‘Ice-pick-sharp, packed with intrigue, action and spine-chilling suspense. Devour will keep you gripped from the very first page’ Kathryn Fox
January 27, 2017
Who is your favourite thriller character?
Jack Reacher? Dr Kay Scarpetta? Will Trent? Dr Tony Hill?
Let me introduce Olivia Wolfe, a new and different thriller hero, in this extract from Devour:
It’s December and snowing. Their progress is slow as they dodge haggling shoppers, bicycles, wooden carts, ancient cars and overburdened, skeletal donkeys. Street vendors in thick coats call out to passers-by, offering pomegranates, eggplants, carrots, cauliflowers, nuts and spices, freshly butchered meat, birds in cages, hot green tea in urns. Cars honk, brakes screech, men shout, chickens squabble. Behind the stalls, ramshackle shops compete for custom. One sign in English and Pashtun, offering a ‘Modern Gym’, is riddled with bullet holes. She’s not surprised; foreigners are not welcome. Snowflakes settle on sand sand-coloured shattered shops and homes, and the slouching, weary shoulders of a people at war too long. Winter hides the beige city’s wounds. But it does not heal them.
Wolfe spots a woman in a head-to-toe pale blue burqa, accompanied by a man she expects is the husband. This is the first woman she’s seen in the street.
‘Blue Bottle,’ says Shinwari.
He glances at Wolfe and grins, but continues to lean over the steering wheel, as if somehow this will make the car go faster. She’s heard that derogatory term before, back in her foreign correspondent days when she accompanied the allied troops into war. The troops coined the expression ‘Blue Bottle’.
‘Where are all the women?’ she asks.
Accelerating around two boys pushing a bicycle, the horizontal cross bar laden with a bag of wheat they intend to sell, Shinwari then swerves across oncoming traffic to turn left up a mountain road, on either side of which are box box-shaped homes that appear to be carved into the sandy hillside. Children pick through the rubbish littering the slopes below.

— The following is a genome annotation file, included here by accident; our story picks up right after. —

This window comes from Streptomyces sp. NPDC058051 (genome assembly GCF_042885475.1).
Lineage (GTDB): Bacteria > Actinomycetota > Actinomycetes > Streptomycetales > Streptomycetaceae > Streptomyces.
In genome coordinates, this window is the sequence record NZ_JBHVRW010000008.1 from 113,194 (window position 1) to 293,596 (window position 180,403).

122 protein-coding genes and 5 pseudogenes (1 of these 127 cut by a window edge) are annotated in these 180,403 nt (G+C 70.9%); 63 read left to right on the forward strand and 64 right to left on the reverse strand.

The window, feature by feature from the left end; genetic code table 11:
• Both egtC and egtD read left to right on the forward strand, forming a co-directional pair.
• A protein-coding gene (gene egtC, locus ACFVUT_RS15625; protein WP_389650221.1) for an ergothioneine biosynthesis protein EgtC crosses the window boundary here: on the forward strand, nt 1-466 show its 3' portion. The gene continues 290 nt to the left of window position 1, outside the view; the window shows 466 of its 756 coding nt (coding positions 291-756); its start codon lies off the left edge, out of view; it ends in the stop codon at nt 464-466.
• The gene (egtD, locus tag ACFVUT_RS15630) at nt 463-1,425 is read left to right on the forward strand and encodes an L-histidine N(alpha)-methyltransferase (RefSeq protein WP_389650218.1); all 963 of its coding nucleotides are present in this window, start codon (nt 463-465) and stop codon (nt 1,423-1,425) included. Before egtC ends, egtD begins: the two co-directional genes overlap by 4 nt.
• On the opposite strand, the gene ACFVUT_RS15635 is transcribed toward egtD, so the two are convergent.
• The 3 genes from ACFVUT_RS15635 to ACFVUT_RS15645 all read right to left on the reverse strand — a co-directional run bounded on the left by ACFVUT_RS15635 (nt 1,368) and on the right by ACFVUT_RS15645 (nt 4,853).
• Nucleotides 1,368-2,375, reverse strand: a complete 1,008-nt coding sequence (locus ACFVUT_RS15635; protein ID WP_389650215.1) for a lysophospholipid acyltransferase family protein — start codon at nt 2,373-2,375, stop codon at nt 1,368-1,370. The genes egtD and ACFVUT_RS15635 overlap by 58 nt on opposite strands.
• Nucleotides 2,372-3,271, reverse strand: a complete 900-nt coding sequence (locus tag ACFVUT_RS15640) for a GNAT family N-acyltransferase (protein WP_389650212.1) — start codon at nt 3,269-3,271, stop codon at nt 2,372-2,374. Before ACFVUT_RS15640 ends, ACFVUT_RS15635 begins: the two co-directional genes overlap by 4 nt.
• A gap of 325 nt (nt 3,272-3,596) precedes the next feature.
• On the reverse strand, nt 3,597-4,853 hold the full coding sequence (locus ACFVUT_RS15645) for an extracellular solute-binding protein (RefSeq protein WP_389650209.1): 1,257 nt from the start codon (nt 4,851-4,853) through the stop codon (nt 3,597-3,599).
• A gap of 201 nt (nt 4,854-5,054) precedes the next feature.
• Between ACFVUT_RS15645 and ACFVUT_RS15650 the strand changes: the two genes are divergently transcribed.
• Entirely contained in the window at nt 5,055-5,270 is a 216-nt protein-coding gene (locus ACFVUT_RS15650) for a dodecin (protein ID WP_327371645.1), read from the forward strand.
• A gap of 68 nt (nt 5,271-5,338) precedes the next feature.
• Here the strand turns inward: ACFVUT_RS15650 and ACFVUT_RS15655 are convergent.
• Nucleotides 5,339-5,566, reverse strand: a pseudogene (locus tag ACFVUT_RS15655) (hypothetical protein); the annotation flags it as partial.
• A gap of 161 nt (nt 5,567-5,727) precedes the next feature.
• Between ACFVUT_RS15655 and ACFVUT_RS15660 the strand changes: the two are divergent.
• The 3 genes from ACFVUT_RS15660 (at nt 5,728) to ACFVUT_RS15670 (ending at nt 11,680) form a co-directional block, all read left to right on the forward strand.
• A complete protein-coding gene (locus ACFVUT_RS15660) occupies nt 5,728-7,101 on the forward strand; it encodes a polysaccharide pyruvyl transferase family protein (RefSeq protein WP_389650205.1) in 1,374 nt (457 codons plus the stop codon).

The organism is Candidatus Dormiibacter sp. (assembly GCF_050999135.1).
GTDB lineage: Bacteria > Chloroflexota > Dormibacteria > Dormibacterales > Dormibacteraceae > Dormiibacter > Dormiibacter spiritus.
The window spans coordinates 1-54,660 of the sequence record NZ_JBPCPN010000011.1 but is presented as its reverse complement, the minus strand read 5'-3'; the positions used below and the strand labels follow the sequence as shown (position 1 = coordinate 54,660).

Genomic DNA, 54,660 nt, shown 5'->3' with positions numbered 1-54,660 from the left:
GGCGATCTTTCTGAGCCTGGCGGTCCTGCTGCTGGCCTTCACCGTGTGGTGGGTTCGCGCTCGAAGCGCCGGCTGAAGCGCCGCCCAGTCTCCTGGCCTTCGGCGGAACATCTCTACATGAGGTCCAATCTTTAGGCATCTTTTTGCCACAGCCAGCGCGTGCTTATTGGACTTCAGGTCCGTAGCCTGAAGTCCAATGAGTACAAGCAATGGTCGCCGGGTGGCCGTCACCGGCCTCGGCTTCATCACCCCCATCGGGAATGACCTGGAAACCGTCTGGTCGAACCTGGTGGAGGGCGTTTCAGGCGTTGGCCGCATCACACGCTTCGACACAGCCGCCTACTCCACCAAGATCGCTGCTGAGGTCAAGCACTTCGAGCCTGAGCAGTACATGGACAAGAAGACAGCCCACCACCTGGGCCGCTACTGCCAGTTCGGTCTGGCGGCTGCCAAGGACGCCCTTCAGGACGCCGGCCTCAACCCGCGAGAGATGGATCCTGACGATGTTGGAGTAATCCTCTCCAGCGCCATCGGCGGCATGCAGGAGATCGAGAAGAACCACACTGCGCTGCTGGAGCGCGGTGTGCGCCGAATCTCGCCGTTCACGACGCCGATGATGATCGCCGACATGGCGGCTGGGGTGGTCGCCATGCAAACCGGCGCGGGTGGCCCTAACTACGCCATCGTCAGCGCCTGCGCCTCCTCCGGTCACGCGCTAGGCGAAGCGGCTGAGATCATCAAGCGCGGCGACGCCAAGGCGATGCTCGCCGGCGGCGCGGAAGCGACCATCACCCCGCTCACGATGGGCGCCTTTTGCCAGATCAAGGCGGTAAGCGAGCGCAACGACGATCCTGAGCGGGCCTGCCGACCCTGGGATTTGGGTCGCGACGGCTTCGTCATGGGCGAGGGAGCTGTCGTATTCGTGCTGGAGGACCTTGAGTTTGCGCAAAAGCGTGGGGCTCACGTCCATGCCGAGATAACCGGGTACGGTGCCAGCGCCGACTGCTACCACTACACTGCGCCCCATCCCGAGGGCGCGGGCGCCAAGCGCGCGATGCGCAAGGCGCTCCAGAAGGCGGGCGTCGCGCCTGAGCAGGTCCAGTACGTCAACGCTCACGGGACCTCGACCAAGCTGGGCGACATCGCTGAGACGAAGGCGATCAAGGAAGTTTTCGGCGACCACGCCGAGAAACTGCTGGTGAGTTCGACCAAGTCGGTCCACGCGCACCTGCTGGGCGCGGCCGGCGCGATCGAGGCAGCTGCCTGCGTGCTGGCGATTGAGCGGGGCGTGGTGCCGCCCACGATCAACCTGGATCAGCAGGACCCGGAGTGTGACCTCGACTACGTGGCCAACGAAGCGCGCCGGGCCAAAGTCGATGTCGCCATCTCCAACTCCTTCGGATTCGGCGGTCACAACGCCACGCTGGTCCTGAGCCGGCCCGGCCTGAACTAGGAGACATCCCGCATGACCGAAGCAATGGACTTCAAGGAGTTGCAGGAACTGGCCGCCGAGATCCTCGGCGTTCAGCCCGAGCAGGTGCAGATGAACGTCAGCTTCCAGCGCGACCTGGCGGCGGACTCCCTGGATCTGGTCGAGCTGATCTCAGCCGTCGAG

‘I don’t like this,’ Shinwari says. ‘One road in and one road out. Very dangerous.’
Her ‘fixer’ of many years, Shinwari negotiates their way through road blocks and no-go zones, offering bribery and banter to officials and warlords alike, so she gets her interview. She trusts his judgement but this one is worth the extra risk.
‘I have to do this.’
Shinwari shakes his head. The car lurches and the chassis scrapes across exposed rock. Wolfe fidgets in her seat and clicks the stud of her tongue piercing against her teeth. Earlier on she was freezing – the car’s decrepit heating system gave up the ghost years ago. But now, as her heartbeat quickens, she is stifling in her long brown Afghan dress.
‘Her husband is not there? You are certain?’ Shinwari asks, his voice shaky.
‘He’s in Tajikistan.’
Shinwari peers through the filthy windscreen as he searches for the right address, the lethargic wipers fighting a losing battle.
‘If Ahmad Ghaznavi knows you’ve been asking about him, this could be a trap.’
‘Shinwari.’ She turns to face him. ‘I know what I’m doing. You know that, right?’
‘Yes, yes,’ he replies.
‘Going after Colonel Lalzad was just as dangerous. We exposed him for the torturer and killer he is. That’s why he’s now in a British gaol. Because of us.’ She squeezes his shoulder. ‘But he’s still running his organisation from prison and word is the drugs are funding an Isil terror cell in the UK.’
‘So why you see Ghaznavi’s wife?’
‘Ghaznavi is Lalzad’s right right-hand man in Kabul. He gets the drugs to England. Nooria Zia says she knows how the drug money reaches the man behind this British cell and who he is.’
Shinwari’s forehead is slick with sweat. ‘But why does she help you?’
‘She hates him. He raped her at fourteen. When she went to the police, she was convicted of the moral crime of being raped. Had his son in Kabul’s Women’s Prison. I did a story, remember? You got me the interview.’
‘Yes, yes, but this is big risk for her.’
‘Let me finish. Ghaznavi’s first wife only gave him daughters, so he pressured Nooria into marrying him, legitimising his son. She wants to be free of him.’
Shinwari nods his understanding and focuses on the narrow road. A hairpin bend. Fewer houses. A steeper climb.
‘You always thank me,’ he says. ‘Other journalists, they use me and leave. I thank you.’
‘Any time, mate.’
He scans the street. The houses are bigger, better built.
‘That one,’ Shinwari says, nodding at a mansion that is about as out of place as exposed cleavage is in Afghanistan.
‘A poppy palace. Of course,’ Wolfe says.
Shinwari whistles through his teeth.